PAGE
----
LONDON (Reuters) - Libya’s National Oil Corporation (NOC) is mobilizing key stakeholders to protect its output, which it said has been curtailed by it only receiving 25 percent of its 2017 budget.
The North African country’s output is around 1 million barrels per day (bpd), NOC Chairman Mustafa Sanalla told reporters on Wednesday, adding that a goal of 1.25 million bpd by the end of the year was “very difficult” to achieve.
The recent rise in Libyan production has complicated an OPEC-led push to cut global production and bolster oil prices, from which Libya is exempt.
Sanalla said Libya had explained its production challenges to OPEC and non-OPEC producers in the past few months.
“Our colleagues in OPEC and non-OPEC understand the situation, there’s uncertainty in Libya ... We were very frank and we gave reports.”
Production is about four times higher than in mid-2016, but it is still held back by shutdowns, lack of maintenance and damage from past fighting.
“We lost in one day 90,000 bpd because of lack of money,” Sanalla said, without specifying from which oil fields.
Sanalla said 12 out of 19 storage tanks at the Es Sider oil port and half of 13 tanks at the Ras Lanuf terminal were still out of action following attacks there last year.
Last week, production at the key Sharara oilfield resumed after an armed faction forced a shutdown in a salary dispute - the latest in a series of closures at Sharara, which produces up to 280,000 bpd.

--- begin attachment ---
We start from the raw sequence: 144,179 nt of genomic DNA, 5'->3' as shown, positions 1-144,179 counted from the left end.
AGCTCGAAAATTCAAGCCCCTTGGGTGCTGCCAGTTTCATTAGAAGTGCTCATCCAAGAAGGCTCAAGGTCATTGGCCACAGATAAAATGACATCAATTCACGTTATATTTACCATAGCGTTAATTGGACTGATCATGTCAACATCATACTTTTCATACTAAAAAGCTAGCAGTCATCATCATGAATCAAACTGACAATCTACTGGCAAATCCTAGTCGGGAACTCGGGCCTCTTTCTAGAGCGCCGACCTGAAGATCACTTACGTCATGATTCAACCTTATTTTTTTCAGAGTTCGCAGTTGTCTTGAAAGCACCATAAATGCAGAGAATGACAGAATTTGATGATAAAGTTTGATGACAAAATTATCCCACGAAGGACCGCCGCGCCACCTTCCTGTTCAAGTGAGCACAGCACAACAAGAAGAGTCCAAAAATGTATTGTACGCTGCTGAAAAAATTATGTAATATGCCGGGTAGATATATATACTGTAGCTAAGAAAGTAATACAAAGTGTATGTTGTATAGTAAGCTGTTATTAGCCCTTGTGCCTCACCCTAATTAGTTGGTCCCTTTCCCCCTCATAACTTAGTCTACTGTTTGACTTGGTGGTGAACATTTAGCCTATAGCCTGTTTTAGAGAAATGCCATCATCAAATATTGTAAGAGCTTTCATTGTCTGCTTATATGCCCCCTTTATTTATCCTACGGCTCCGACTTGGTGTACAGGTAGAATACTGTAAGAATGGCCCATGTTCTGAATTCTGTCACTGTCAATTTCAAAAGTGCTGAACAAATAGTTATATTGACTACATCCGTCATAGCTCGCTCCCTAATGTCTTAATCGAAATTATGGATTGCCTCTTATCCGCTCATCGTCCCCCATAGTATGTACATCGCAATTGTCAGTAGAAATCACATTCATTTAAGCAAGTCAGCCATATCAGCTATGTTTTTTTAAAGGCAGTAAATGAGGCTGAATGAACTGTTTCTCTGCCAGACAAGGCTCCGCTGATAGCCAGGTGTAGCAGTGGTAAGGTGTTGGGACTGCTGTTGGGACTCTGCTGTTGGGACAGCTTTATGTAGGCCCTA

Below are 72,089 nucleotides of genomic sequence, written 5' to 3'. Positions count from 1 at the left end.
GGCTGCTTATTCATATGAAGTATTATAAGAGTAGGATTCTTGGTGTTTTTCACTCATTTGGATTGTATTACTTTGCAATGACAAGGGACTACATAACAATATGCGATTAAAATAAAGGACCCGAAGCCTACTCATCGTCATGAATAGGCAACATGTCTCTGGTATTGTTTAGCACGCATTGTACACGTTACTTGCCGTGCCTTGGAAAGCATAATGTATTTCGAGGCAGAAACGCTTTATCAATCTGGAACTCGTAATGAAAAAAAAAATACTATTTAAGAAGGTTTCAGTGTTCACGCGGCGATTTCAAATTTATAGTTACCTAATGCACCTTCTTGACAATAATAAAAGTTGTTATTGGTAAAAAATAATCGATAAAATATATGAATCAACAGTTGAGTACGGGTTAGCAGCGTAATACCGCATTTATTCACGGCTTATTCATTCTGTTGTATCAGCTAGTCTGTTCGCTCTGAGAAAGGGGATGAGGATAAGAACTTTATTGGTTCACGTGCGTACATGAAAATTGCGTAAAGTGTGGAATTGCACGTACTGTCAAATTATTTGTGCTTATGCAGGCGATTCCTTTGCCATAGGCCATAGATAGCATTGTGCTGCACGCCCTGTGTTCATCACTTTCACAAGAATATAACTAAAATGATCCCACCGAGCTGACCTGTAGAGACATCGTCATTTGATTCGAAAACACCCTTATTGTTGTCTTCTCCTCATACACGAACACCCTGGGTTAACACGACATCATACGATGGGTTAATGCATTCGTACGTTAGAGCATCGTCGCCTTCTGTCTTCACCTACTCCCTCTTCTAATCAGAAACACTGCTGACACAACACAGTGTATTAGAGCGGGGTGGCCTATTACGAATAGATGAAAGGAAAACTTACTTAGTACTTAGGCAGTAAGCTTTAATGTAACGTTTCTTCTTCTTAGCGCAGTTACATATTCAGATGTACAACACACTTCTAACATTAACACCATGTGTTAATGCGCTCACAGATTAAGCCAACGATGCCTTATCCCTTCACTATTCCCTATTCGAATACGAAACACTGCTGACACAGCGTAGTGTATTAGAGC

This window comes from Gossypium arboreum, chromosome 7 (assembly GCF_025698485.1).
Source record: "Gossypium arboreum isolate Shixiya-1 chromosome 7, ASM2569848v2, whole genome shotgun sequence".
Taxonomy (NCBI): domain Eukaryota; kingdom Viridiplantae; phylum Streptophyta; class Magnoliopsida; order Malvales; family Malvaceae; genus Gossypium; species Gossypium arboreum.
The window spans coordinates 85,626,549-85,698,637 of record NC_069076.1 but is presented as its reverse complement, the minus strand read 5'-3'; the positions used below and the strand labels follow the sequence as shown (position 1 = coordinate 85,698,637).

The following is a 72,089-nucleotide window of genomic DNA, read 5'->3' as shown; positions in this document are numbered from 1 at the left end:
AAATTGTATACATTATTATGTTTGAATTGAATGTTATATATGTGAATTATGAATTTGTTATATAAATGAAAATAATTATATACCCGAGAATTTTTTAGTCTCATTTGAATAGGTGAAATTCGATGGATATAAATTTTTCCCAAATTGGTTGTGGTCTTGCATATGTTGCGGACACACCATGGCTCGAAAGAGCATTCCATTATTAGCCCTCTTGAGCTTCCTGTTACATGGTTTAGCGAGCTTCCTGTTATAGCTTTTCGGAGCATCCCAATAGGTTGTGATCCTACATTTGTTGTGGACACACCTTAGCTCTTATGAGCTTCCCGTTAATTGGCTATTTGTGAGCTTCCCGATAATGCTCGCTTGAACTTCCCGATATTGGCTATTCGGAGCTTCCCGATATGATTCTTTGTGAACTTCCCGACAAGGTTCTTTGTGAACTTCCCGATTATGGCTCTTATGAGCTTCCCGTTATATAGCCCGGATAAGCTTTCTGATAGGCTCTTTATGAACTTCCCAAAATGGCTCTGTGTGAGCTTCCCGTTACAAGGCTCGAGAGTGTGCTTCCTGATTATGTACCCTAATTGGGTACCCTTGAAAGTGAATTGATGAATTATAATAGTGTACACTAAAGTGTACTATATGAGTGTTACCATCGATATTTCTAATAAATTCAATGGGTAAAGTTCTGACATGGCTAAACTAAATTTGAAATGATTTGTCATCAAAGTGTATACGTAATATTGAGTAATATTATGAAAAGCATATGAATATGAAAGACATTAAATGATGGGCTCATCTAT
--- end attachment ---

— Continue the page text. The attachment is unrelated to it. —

Libya has lost some $126 billion in revenue due to blockades over the past five years, Sanalla said.
Sanalla was speaking in London after attending a two-day gathering of more than 40 Libyan and international representatives which issued a draft statement of principles on ways to safeguard Libya’s oil sector from security problems and political turmoil.
The draft principles say the NOC should receive timely funding from the government, that attempts to blockade or disrupt production will be prosecuted, and that no payments should be made to blockaders.
Participants included the governor of the central bank in Tripoli, tribal and municipal representatives, international oil companies and diplomats.
“The purpose is to protect Libya’s oil,” Sanalla said. “Libya without oil cannot be stabilized. Libya without oil cannot prosper.”
Editing by Alexander Smith, Greg Mahlich